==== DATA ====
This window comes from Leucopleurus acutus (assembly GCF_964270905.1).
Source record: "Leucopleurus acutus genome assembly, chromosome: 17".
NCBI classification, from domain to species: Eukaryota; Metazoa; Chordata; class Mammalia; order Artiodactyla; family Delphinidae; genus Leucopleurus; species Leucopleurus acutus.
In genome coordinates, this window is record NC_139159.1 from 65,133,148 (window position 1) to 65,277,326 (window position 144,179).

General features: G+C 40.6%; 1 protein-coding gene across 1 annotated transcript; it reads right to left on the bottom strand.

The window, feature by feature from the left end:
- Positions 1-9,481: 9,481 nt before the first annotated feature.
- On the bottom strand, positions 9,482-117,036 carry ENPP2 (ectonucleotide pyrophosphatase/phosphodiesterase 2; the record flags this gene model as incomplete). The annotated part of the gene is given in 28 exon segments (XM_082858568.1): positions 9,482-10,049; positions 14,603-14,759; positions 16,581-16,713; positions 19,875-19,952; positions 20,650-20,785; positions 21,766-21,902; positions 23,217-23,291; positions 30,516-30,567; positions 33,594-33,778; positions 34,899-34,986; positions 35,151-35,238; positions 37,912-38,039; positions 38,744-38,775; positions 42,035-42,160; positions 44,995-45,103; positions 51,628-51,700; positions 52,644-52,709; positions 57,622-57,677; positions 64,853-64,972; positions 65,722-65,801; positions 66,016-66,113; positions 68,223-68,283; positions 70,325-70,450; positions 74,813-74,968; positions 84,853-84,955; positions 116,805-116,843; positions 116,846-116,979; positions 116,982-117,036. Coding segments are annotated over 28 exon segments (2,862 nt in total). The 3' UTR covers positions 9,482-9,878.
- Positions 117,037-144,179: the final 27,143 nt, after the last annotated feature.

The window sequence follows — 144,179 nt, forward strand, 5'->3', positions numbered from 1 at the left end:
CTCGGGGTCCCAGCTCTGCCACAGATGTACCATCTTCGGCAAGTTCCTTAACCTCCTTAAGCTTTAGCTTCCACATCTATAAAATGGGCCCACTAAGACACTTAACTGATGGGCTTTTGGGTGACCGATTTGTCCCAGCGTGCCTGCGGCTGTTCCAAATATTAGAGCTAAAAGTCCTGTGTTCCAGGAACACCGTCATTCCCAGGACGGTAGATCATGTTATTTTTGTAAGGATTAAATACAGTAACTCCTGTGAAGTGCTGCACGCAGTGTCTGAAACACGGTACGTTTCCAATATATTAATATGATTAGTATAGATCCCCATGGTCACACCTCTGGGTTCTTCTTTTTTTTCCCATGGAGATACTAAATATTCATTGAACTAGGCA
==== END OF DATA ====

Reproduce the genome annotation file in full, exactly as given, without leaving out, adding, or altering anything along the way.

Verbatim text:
This window comes from Leucopleurus acutus (assembly GCF_964270905.1).
Source record: "Leucopleurus acutus genome assembly, chromosome: 17".
NCBI classification, from domain to species: Eukaryota; Metazoa; Chordata; class Mammalia; order Artiodactyla; family Delphinidae; genus Leucopleurus; species Leucopleurus acutus.
In genome coordinates, this window is record NC_139159.1 from 65,133,148 (window position 1) to 65,277,326 (window position 144,179).

General features: G+C 40.6%; 1 protein-coding gene across 1 annotated transcript; it reads right to left on the bottom strand.

The window, feature by feature from the left end:
- Positions 1-9,481: 9,481 nt before the first annotated feature.
- On the bottom strand, positions 9,482-117,036 carry ENPP2 (ectonucleotide pyrophosphatase/phosphodiesterase 2; the record flags this gene model as incomplete). The annotated part of the gene is given in 28 exon segments (XM_082858568.1): positions 9,482-10,049; positions 14,603-14,759; positions 16,581-16,713; positions 19,875-19,952; positions 20,650-20,785; positions 21,766-21,902; positions 23,217-23,291; positions 30,516-30,567; positions 33,594-33,778; positions 34,899-34,986; positions 35,151-35,238; positions 37,912-38,039; positions 38,744-38,775; positions 42,035-42,160; positions 44,995-45,103; positions 51,628-51,700; positions 52,644-52,709; positions 57,622-57,677; positions 64,853-64,972; positions 65,722-65,801; positions 66,016-66,113; positions 68,223-68,283; positions 70,325-70,450; positions 74,813-74,968; positions 84,853-84,955; positions 116,805-116,843; positions 116,846-116,979; positions 116,982-117,036. Coding segments are annotated over 28 exon segments (2,862 nt in total). The 3' UTR covers positions 9,482-9,878.
- Positions 117,037-144,179: the final 27,143 nt, after the last annotated feature.

The window sequence follows — 144,179 nt, forward strand, 5'->3', positions numbered from 1 at the left end:
CTCGGGGTCCCAGCTCTGCCACAGATGTACCATCTTCGGCAAGTTCCTTAACCTCCTTAAGCTTTAGCTTCCACATCTATAAAATGGGCCCACTAAGACACTTAACTGATGGGCTTTTGGGTGACCGATTTGTCCCAGCGTGCCTGCGGCTGTTCCAAATATTAGAGCTAAAAGTCCTGTGTTCCAGGAACACCGTCATTCCCAGGACGGTAGATCATGTTATTTTTGTAAGGATTAAATACAGTAACTCCTGTGAAGTGCTGCACGCAGTGTCTGAAACACGGTACGTTTCCAATATATTAATATGATTAGTATAGATCCCCATGGTCACACCTCTGGGTTCTTCTTTTTTTTCCCATGGAGATACTAAATATTCATTGAACTAGGCA